The Bangladesh government on Thursday approved a low-cost kit, developed by a private health research institute, to detect novel coronavirus cases in a mass scale, amidst reports of crisis of equipment in the country for such tests.
"We have issued a NOC (No Objection Certificate) to import raw materials to prepare the kits," a spokesman of Bangladesh's Drug Administration said.
The Gonoshasthaya Kendra, which developed the kit, had applied for clearance for import of raw materials.
"The government today gave approval to the coronavirus-detection kits and we have already started the process to import the raw materials required," the organisation's founder, Zafrullah Chowdhury, was quoted as saying by the state-run Bangladesh Sangbad Sangstha (BSS) news agency.
"We will start full-scale production in two weeks," he said, adding that each kit would cost Taka 300-Taka 350 ($3.54-$4.13).
According to Gonoshasthaya experts, the kit can examine samples to detect Covid-19 as fast as in 15 minutes.
Meanwhile, the authorities on Thursday tightened travel restrictions in popular tourist destinations.
Health Minister Zahid Maleque said the government would lock down the most vulnerable areas if the coronavirus outbreak worsened.
With four new cases reported on Thursday, the total number of COVID-19 cases rose to 17, including one death.
Experts opine there is a risk of spread of the disease due to lack of appropriate protection measures, particularly for doctors, staff and patients in hospitals.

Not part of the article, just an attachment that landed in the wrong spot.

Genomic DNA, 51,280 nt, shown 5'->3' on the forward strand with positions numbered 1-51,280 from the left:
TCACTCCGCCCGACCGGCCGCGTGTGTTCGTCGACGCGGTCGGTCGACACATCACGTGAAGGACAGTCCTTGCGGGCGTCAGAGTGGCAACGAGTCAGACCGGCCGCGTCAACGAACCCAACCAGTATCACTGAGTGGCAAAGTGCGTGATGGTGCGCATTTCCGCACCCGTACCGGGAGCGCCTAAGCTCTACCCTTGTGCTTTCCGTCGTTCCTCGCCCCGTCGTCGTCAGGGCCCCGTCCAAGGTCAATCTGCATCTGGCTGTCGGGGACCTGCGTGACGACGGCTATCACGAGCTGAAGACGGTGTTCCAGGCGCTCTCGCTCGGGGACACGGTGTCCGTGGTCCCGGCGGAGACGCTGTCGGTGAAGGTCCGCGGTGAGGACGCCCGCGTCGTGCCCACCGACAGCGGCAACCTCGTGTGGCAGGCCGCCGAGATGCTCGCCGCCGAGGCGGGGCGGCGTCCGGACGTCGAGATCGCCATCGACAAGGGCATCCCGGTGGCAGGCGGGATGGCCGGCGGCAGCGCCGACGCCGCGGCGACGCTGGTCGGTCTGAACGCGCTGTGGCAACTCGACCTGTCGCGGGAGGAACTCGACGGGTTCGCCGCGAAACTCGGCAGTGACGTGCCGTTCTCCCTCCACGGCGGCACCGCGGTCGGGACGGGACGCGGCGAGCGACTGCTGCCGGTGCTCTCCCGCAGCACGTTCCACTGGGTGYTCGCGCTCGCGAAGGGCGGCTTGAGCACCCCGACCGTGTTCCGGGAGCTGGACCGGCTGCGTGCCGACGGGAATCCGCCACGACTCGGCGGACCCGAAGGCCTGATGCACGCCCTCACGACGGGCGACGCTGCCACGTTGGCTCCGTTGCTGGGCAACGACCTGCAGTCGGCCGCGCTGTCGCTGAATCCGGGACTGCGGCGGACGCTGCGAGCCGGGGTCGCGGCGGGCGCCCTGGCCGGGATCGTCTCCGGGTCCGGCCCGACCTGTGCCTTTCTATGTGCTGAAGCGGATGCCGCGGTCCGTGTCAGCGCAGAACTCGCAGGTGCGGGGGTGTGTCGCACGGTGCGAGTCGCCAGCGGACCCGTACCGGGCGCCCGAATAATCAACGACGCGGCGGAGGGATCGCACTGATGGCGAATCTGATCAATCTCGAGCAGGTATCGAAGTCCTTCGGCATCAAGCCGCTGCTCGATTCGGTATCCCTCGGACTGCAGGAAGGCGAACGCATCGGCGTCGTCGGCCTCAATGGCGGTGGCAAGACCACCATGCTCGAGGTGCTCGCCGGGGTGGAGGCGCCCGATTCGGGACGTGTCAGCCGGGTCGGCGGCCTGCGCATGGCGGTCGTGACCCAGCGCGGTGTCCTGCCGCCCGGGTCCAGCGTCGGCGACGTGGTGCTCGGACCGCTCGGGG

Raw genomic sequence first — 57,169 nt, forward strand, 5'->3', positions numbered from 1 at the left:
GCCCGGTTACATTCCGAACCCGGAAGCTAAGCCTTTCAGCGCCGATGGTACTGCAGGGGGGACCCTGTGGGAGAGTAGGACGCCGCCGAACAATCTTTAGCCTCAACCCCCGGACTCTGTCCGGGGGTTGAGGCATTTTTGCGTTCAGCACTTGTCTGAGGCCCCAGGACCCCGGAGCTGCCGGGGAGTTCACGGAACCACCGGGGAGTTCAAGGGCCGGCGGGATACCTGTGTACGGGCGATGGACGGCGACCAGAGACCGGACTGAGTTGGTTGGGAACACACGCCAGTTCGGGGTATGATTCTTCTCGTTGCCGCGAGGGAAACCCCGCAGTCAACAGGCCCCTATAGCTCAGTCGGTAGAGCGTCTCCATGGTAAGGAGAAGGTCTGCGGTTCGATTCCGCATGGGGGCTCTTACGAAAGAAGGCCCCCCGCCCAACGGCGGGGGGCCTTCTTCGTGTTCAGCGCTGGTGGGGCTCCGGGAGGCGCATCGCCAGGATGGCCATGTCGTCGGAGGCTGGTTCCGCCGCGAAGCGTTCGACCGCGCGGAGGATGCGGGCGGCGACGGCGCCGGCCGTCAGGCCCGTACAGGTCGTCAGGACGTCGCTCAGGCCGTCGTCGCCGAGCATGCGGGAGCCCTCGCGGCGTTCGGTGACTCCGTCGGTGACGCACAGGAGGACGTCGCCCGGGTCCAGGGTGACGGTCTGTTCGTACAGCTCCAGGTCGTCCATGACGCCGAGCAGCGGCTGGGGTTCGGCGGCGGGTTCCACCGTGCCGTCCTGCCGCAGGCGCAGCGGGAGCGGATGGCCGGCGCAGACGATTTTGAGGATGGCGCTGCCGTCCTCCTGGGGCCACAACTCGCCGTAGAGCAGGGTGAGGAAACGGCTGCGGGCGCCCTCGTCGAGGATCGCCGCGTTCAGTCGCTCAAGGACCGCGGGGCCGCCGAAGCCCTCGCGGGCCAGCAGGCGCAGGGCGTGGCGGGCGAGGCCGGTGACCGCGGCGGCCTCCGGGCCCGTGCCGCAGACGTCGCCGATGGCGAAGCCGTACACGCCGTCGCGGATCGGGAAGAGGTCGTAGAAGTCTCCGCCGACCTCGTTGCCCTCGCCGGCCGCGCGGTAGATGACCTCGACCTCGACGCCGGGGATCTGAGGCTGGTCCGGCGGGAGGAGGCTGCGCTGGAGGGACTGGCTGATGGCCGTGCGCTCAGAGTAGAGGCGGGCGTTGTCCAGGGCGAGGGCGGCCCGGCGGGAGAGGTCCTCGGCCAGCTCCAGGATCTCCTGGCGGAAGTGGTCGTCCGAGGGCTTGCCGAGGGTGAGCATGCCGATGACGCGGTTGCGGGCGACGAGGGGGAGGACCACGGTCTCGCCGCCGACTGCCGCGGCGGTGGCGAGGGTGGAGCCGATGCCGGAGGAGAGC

Meanwhile, a huge venue for an annual Muslim congregation is being converted as a mass quarantine centre on the outskirts of the capital Dhaka.
The government has already closed all schools banned all social, religious, political and cultural rallies for an indefinite period.
The Supreme Court on Thursday barred police and jail authorities to produce prisoners and suspects in courts for legal proceedings in view of the growing coronavirus infection.
Bangladesh pharma regulator allows mass production of dot blot test kit but researchers say it has its limitations.
A group of scientists in Bangladesh has developed a $3 testing kit they claim can detect coronavirus in less than 15 minutes.
The South Asian nation's pharmaceutical regulator - the Directorate General of Drug Administration (DGDA) - gave its green light for the mass production of the kit last Thursday, saying it would ease the pressure on the pathology services struggling with coronavirus detection.
Bangladesh's largest vernacular daily Prothom Alo reported last week that only 1,732 testing kits are available in a country of nearly 180 million people.
Besides, according to a report of The Business Standard, the Bangladesh government has so far prepared only 29 intensive care unit (ICU) beds for COVID-19 patients in five Dhaka hospitals.
Most private hospitals that have ICU facilities are refusing to admit patients with even mild symptoms amid the COVID-19 scare.
Similar kit developed in China
The kit developed by Bangladesh's Gonoshasthaya-RNA Biotech Limited is similar to one developed in January by scientists in China as the coronavirus outbreak intensified in the Chinese province of Hubei.
A report by The Guardian said the Australian regulatory authority "urgently approved four Australian companies" to import the testing kit developed by the Chinese scientists after those companies sought to supply it into the Australian market.